How water is managed

Water is one of our most valuable natural assets. We have a responsibility to the people of NSW to ensure we have an equitable and transparent approach to the management of our water now and for future generations.

We will manage water to:

  • support jobs, economic growth, the environment, and our health and wellbeing
  • deliver efficient services with a focus on innovation, performance and affordability
  • improve the health of waterways and their catchments to support our environmental, social, cultural and economic needs and values
  • support the sustainable use of and access to water
  • enable farmers and all water users to achieve and improve water efficiency with the available water, while supporting regional communities to adjust to a changing climate
  • plan infrastructure that secures water supply and increases drought resilience across our communities
  • support the wellbeing of rural and regional communities who enjoy the recreational benefits our regional waterways provide.

The NSW Government's Water Reform Action Plan outlines how we will deliver on our goals. A number of changes are planned and underway.

Governance

The NSW Government is building a compliance and enforcement regime that ensures strong and certain regulations for water in the state.

We have established a new, independent regulatory body to oversee water management in the state. The NSW Natural Resources Access Regulator is led by a board appointed by the minister. The board has a range of strategic and operational compliance and enforcement functions, including determining whether or not to prosecute serious regulatory breaches.

The regulator is responsible for adopting and implementing new monitoring and compliance techniques and technologies such as remote sensing of crop growth and water holdings, back-to-base and remote meter reading and telemetry, and targeted covert operations.

You can find a summary of the licensing and compliance activities of the Department of Industry, WaterNSW and the NRAR in the brochure:

Who’s who in NSW water management

State

Department of Industry—Lands & Water

  • Responsible for surface and groundwater management including ensuring water security for NSW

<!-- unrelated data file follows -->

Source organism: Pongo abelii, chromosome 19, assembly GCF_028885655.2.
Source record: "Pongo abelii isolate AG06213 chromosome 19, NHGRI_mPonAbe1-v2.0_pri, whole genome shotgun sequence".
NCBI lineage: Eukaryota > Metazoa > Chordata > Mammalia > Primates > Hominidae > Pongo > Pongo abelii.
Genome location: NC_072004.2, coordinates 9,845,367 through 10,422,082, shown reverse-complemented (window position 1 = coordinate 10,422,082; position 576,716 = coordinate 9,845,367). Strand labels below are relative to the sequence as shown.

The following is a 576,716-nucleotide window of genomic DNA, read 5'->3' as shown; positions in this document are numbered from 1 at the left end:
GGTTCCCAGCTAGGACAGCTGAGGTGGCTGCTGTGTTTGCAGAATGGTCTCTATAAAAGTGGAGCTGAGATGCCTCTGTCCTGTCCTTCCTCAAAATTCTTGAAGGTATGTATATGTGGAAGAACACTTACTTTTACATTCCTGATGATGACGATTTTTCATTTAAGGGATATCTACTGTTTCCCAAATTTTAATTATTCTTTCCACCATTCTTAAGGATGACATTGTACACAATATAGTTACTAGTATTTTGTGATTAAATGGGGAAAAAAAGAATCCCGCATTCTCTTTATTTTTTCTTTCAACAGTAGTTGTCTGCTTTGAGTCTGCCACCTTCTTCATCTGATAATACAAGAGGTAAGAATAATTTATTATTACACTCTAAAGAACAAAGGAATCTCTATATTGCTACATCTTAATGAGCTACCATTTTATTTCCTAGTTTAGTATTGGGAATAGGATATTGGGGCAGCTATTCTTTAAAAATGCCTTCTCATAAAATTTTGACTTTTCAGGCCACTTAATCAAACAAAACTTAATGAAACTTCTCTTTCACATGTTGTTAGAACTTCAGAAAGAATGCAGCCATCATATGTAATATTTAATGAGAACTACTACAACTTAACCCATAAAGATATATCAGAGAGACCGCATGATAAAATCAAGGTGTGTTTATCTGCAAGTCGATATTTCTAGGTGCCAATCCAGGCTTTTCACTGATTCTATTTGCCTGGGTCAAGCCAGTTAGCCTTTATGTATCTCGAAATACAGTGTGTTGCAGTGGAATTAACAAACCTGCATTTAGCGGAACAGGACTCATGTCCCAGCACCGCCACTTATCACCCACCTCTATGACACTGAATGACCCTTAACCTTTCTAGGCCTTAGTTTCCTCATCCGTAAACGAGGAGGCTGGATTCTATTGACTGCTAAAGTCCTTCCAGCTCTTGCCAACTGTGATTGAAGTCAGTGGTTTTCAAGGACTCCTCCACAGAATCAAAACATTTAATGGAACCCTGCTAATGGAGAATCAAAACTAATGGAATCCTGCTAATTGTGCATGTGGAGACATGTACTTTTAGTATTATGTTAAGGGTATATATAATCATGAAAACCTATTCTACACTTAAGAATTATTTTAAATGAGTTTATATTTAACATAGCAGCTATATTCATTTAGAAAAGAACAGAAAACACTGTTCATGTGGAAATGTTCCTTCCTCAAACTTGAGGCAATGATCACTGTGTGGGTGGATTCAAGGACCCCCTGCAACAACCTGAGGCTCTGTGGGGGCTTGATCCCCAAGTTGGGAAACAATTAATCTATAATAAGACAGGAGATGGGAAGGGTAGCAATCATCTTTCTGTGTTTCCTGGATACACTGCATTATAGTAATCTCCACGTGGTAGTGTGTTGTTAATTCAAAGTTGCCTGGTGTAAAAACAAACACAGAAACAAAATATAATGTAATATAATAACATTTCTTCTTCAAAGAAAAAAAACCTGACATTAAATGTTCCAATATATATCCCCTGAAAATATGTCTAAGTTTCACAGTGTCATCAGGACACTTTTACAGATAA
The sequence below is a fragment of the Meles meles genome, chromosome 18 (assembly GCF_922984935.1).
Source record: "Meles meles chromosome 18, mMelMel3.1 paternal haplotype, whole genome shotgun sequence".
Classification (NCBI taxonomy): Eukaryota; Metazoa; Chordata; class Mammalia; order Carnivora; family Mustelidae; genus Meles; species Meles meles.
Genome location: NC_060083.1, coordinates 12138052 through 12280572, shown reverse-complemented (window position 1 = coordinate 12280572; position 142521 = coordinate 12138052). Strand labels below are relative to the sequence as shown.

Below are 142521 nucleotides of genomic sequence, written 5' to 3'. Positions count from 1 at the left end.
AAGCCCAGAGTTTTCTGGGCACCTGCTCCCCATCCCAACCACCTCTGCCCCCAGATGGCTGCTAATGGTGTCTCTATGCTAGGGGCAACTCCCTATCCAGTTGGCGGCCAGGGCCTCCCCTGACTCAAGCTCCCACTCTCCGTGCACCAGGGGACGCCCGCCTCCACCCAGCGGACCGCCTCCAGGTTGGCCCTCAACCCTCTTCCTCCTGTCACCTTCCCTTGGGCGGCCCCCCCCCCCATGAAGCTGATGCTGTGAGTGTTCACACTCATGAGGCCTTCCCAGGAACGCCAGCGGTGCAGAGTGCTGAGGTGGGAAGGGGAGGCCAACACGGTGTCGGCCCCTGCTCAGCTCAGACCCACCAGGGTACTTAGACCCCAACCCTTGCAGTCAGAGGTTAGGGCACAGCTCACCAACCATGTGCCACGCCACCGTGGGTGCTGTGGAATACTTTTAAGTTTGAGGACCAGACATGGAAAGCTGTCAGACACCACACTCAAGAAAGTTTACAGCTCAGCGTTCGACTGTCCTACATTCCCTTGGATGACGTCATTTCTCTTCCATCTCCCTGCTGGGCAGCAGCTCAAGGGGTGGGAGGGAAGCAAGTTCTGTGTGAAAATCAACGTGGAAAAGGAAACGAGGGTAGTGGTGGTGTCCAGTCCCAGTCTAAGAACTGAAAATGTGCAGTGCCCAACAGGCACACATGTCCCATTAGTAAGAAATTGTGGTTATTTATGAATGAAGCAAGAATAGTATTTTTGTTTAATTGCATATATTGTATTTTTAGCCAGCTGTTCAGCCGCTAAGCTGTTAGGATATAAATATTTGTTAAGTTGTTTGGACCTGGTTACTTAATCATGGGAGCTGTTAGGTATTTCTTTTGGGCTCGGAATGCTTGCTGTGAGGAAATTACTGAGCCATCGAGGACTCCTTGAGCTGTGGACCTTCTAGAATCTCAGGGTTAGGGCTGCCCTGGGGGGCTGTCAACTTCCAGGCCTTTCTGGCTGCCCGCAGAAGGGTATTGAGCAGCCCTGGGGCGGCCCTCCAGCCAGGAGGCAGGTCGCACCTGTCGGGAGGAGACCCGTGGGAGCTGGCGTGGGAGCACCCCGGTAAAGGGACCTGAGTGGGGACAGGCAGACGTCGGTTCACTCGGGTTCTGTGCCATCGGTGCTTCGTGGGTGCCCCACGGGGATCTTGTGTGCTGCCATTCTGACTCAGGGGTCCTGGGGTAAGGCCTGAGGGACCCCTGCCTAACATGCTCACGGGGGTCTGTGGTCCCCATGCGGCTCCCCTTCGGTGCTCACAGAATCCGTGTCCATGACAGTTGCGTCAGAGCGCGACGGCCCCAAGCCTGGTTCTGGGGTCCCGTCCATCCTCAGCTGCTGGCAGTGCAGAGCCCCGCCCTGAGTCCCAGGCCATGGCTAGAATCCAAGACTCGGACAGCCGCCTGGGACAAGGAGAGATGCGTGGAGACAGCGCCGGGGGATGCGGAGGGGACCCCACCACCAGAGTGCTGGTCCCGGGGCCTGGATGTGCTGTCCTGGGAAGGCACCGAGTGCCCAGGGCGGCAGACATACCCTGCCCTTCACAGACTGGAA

• Ensures equitable sharing of surface and groundwater resources and that water entitlements and allocations are secure and tradeable
  • Manages NSW’s water resources through planning, policy and regulation
  • Leads negotiations with the Commonwealth, including the MDBA and other jurisdictions

Natural Resources Access Regulator (NRAR)

  • A new organisation to become operational in 2018
  • Responsible for compliance and enforcement of NSW water law with powers for investigations and other strategies as part of providing quality regulation
  • Determines when to commence prosecutions or uses other enforcement tools in the event of non compliance
  • Other functions include:
    • preparing policies and procedures relating to the enforcement powers under natural resources management legislation
    • advising and reporting to the Minister on matters relating to administration of natural resources management legislation
    • publishing details of convictions in prosecutions
  • The NRAR will initially focus on water regulation, but as it matures other prescribed natural resource management areas may be added

Visit NRAR

WaterNSW

  • The state's bulk water supplier and operational manager of surface water and groundwater resources
  • Develops and operates infrastructure solutions for water supply security and reliability
  • Conducts customer facing functions such as the delivery of water and billing

Visit WaterNSW

Office of Environment & Heritage

  • Manages the state’s environmental water holdings
  • Develops a long term environmental watering plan as required under the Basin Plan

Visit Office of Environment & Heritage

Federal

Murray Darling Basin Authority (MDBA)

  • Established as an independent, expertise-based statutory agency
  • Responsible for planning the basin’s water resources, with all planning decisions made in the interest of the basin as a whole
  • Prepares, implements and reviews integrated plans for the sustainable use of the basin’s water resources
  • Operates the Murray River system and efficiently delivers water to users on behalf of partner governments, as well as measuring, monitoring and recording the quality and quantity of the basin’s water resources
  • Provides water rights information to facilitate water trading across the basin

Visit Murray Darling Basin Authority

Commonwealth Environmental Water Holder

  • Manages the Commonwealth’s environmental water holdings so as to protect or restore environmental assets in the Murray Darling Basin and in other areas where environmental water is held

Visit Commonwealth Environmental Water Holder

Department of Agriculture and Water Resources

  • Responsible for the management and use of water resources including National Water Initiative, the Murray-Darling Basin Plan, urban water policy and reform, and water quality improvement
  • Administers the key Commonwealth funding programs relevant to water management reforms

Visit the Department of Agriculture and Water Resources